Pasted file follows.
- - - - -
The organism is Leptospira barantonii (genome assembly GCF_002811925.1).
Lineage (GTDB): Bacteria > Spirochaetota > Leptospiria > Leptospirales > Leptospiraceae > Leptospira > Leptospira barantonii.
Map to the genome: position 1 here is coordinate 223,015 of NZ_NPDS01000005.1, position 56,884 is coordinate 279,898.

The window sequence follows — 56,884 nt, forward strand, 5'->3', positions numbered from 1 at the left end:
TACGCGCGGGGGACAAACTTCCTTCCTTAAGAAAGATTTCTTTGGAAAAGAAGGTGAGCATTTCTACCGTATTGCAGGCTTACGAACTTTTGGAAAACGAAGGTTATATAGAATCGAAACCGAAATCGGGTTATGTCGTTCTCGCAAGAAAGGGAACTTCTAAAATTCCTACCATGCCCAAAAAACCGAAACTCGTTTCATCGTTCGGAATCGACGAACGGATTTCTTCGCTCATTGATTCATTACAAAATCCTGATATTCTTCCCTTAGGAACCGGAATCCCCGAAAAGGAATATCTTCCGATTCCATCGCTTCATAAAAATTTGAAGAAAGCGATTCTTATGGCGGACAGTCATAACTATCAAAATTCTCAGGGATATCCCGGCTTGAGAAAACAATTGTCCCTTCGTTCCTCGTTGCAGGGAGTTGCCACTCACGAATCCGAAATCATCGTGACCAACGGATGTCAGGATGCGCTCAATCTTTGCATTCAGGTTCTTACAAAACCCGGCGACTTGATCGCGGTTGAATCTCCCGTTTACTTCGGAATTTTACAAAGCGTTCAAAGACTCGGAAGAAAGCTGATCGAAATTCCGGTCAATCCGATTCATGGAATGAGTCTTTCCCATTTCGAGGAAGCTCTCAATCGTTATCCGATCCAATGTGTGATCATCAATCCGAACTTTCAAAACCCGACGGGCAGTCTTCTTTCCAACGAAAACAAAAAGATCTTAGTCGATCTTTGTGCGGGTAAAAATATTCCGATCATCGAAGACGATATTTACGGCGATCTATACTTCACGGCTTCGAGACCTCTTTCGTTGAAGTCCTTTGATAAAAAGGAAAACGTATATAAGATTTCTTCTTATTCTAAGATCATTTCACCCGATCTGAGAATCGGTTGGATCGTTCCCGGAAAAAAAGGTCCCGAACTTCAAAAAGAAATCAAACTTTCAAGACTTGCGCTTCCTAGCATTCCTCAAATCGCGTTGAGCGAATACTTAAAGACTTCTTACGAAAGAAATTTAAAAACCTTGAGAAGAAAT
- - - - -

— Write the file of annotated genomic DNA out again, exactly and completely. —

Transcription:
The organism is Leptospira barantonii (genome assembly GCF_002811925.1).
Lineage (GTDB): Bacteria > Spirochaetota > Leptospiria > Leptospirales > Leptospiraceae > Leptospira > Leptospira barantonii.
Map to the genome: position 1 here is coordinate 223,015 of NZ_NPDS01000005.1, position 56,884 is coordinate 279,898.

The window sequence follows — 56,884 nt, forward strand, 5'->3', positions numbered from 1 at the left end:
TACGCGCGGGGGACAAACTTCCTTCCTTAAGAAAGATTTCTTTGGAAAAGAAGGTGAGCATTTCTACCGTATTGCAGGCTTACGAACTTTTGGAAAACGAAGGTTATATAGAATCGAAACCGAAATCGGGTTATGTCGTTCTCGCAAGAAAGGGAACTTCTAAAATTCCTACCATGCCCAAAAAACCGAAACTCGTTTCATCGTTCGGAATCGACGAACGGATTTCTTCGCTCATTGATTCATTACAAAATCCTGATATTCTTCCCTTAGGAACCGGAATCCCCGAAAAGGAATATCTTCCGATTCCATCGCTTCATAAAAATTTGAAGAAAGCGATTCTTATGGCGGACAGTCATAACTATCAAAATTCTCAGGGATATCCCGGCTTGAGAAAACAATTGTCCCTTCGTTCCTCGTTGCAGGGAGTTGCCACTCACGAATCCGAAATCATCGTGACCAACGGATGTCAGGATGCGCTCAATCTTTGCATTCAGGTTCTTACAAAACCCGGCGACTTGATCGCGGTTGAATCTCCCGTTTACTTCGGAATTTTACAAAGCGTTCAAAGACTCGGAAGAAAGCTGATCGAAATTCCGGTCAATCCGATTCATGGAATGAGTCTTTCCCATTTCGAGGAAGCTCTCAATCGTTATCCGATCCAATGTGTGATCATCAATCCGAACTTTCAAAACCCGACGGGCAGTCTTCTTTCCAACGAAAACAAAAAGATCTTAGTCGATCTTTGTGCGGGTAAAAATATTCCGATCATCGAAGACGATATTTACGGCGATCTATACTTCACGGCTTCGAGACCTCTTTCGTTGAAGTCCTTTGATAAAAAGGAAAACGTATATAAGATTTCTTCTTATTCTAAGATCATTTCACCCGATCTGAGAATCGGTTGGATCGTTCCCGGAAAAAAAGGTCCCGAACTTCAAAAAGAAATCAAACTTTCAAGACTTGCGCTTCCTAGCATTCCTCAAATCGCGTTGAGCGAATACTTAAAGACTTCTTACGAAAGAAATTTAAAAACCTTGAGAAGAAAT